Baseball bettors, searching for the most bang for their buck in Las Vegas, will find it at sportsbooks run by the Cal Neva chain, the Golden Nugget downtown, and Boyd Gaming properties including Coast casinos.
The least advantageous baseball lines, from a gambler’s perspective, can be found at MGM Resorts properties, Caesars properties, Jerry’s Nugget, and the Stratosphere group.
The remaining eight sportsbook operations with outlets in Las Vegas fall somewhere in between.
These rankings are based on an analysis of the structure of the baseball moneylines offered at each book. Not coincidentally, the books at the top of the rankings offer a strong 10-cent line, or “dime line,” on MLB action.
On a dime line, if the betting favorite is listed at -110, the underdog would be even money. If the favorite is listed at -130, the underdog would be +120, and so on.
The ready availability of dime lines is a big reason you’ll often hear handicappers proclaim that baseball is the “easiest” sport to beat at the betting windows.
I reject the term “easy” regarding baseball betting if you’re talking about making money on a steady, consistent basis. I suspect many of those tossing around the term “easy” in this context are probably trying to sell you something. But the point is well taken. The opportunity to bet into a good dime line is often an attractive proposition for a sports gambler.
When betting into a dime line, a gambler is bucking a smaller house advantage compared to a standard 20-cent line.
A 20-cent line requires bettors to risk 110 to win 100 on either side. The estimated house edge checks in at about 4.54 percent.
With a 15-cent line, used by several Las Vegas sportsbooks as a baseline for baseball, the house advantage drops to an estimated 3.49 percent.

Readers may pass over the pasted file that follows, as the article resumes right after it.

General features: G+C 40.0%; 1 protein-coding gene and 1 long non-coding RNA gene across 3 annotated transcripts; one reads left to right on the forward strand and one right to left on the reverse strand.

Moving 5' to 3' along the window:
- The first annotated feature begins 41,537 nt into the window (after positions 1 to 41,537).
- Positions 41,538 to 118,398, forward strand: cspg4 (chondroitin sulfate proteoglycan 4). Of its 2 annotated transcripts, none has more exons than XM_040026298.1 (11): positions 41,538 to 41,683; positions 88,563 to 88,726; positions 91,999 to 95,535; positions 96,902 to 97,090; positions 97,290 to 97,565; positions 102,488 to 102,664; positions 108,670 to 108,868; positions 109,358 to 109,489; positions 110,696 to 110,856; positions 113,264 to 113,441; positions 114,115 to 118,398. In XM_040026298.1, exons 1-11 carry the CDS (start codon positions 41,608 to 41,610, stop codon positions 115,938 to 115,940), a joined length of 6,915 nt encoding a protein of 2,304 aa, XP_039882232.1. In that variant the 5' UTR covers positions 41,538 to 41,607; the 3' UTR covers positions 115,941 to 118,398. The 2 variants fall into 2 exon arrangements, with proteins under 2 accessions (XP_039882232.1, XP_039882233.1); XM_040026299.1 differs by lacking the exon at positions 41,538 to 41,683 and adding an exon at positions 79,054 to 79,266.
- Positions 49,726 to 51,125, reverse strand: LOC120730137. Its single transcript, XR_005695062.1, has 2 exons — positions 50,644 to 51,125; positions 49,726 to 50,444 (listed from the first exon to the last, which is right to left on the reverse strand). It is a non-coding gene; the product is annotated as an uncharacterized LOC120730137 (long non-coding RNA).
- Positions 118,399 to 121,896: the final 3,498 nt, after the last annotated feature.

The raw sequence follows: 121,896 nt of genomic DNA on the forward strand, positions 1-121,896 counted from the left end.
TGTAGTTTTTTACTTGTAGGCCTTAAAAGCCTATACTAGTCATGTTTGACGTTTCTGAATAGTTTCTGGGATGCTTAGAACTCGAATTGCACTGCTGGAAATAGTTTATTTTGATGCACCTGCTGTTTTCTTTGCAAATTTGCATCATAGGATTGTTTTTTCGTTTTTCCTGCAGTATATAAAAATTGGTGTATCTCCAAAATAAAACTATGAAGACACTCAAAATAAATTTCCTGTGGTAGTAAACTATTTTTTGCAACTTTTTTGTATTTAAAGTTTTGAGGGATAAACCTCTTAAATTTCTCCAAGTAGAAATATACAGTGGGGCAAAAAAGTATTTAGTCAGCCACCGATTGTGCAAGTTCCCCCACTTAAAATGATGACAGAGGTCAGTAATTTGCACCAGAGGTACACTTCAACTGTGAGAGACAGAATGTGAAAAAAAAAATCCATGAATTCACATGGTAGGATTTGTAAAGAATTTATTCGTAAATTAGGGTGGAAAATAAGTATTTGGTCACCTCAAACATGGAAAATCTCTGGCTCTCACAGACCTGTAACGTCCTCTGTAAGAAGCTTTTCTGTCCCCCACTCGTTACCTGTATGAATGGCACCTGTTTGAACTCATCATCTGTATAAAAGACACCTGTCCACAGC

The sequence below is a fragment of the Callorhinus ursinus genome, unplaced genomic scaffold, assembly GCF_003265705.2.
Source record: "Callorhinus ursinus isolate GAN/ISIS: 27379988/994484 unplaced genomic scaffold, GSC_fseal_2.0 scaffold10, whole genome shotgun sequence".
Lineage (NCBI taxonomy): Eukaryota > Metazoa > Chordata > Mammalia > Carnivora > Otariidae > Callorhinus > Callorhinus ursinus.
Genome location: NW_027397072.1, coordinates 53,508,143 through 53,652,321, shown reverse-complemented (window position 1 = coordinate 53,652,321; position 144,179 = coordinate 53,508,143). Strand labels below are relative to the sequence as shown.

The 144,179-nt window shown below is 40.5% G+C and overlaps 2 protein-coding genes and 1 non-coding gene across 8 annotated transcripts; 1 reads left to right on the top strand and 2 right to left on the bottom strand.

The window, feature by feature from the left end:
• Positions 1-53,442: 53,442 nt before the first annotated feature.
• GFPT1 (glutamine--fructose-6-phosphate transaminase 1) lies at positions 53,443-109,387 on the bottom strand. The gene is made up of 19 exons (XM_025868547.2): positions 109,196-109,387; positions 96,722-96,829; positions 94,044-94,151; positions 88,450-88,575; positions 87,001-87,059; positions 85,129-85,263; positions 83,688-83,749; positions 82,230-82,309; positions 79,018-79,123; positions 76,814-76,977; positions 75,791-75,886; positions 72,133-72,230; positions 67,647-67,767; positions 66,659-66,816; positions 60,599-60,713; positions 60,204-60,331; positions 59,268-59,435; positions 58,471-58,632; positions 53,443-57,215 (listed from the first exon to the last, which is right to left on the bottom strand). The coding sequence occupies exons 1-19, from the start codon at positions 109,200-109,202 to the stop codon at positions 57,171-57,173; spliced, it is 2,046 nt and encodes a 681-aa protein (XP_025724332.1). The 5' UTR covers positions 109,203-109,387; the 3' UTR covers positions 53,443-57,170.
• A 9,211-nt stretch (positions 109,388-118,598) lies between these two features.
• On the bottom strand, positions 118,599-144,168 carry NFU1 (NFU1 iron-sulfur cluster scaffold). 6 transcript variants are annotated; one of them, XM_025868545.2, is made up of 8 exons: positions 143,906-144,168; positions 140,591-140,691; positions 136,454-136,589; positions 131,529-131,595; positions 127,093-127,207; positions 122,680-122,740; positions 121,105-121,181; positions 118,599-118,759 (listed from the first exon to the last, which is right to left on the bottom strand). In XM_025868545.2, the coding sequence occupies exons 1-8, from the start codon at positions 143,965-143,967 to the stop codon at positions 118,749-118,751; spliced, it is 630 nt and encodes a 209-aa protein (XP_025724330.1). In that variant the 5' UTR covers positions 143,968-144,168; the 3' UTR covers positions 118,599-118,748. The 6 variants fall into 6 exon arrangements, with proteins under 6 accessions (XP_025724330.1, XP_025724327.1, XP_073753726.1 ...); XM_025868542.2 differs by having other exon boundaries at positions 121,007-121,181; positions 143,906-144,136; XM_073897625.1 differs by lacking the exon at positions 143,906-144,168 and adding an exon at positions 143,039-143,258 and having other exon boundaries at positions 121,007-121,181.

There are myriad ways to calculate the precise house edge with a dime line, depending on several factors including how high the line on the favorite is. But we’ll keep it simple: In an evenly matched game - or a “pick ’em” - lined at -105 on either side, everything else being equal, the estimated house edge is only 2.38 percent.
With apologies to Branch Rickey, baseball betting is the real game of inches, so each of those percentage points can mean a great deal to an avid baseball bettor.
The precise figures are not as significant as the underlying message, which is baseball bettors can expect to get the most value at sportsbooks that deal a competitive dime line. I’d argue that betting into a dime line as opposed to a 20-cent line could easily make the difference between a winning and losing baseball season for a gambler.
Eleven of the 15 separate sportsbooks in Las Vegas use some form of a dime line for baseball.
Without further ado, here are the rankings:
Best Las Vegas books for baseball bettors
The Cal Neva and Boyd/Coast books stick to their dime line even as the favorite becomes quite heavy: For instance, when the underdog is +170, the favorite is -180. The Golden Nugget does go to an 11-cent line in that range (-182 / +171) but maintains a tight gap even with larger favorites (-230 / +210). All three are excellent destinations for baseball gamblers.
The LVH, Lucky’s and the South Point group fall into this category.
At the LVH, when the underdog is +170, the favorite is -190.
Lucky’s breaks to a 15-cent line in this range - for example: -181 / +166.
South Point uses a bigger straddle for heavier favorites. When the underdog is +197, the favorite is -235.
These are strong baseball sportsbooks, just missing the upper echelon.
Cantor Gaming, Leroy’s, Station Casinos, the TI and the Wynn make up this category. All start out with a dime line but break to a 15-cent line or a 20-cent line sooner than their competitors higher on the list.
Least advantageous Las Vegas books for baseball bettors
The MGM Resorts properties use a 20-cent line as a baseline. If one team is -115, the other is -105.
The Caesars properties, Jerry’s Nugget and the Stratosphere group start out with a 15-cent line.
If you don’t bet baseball in Las Vegas regularly, feel free to use these rankings as a guide to help determine where on the spectrum your book falls.
Follow Jeff Haney on Twitter @yoryboy.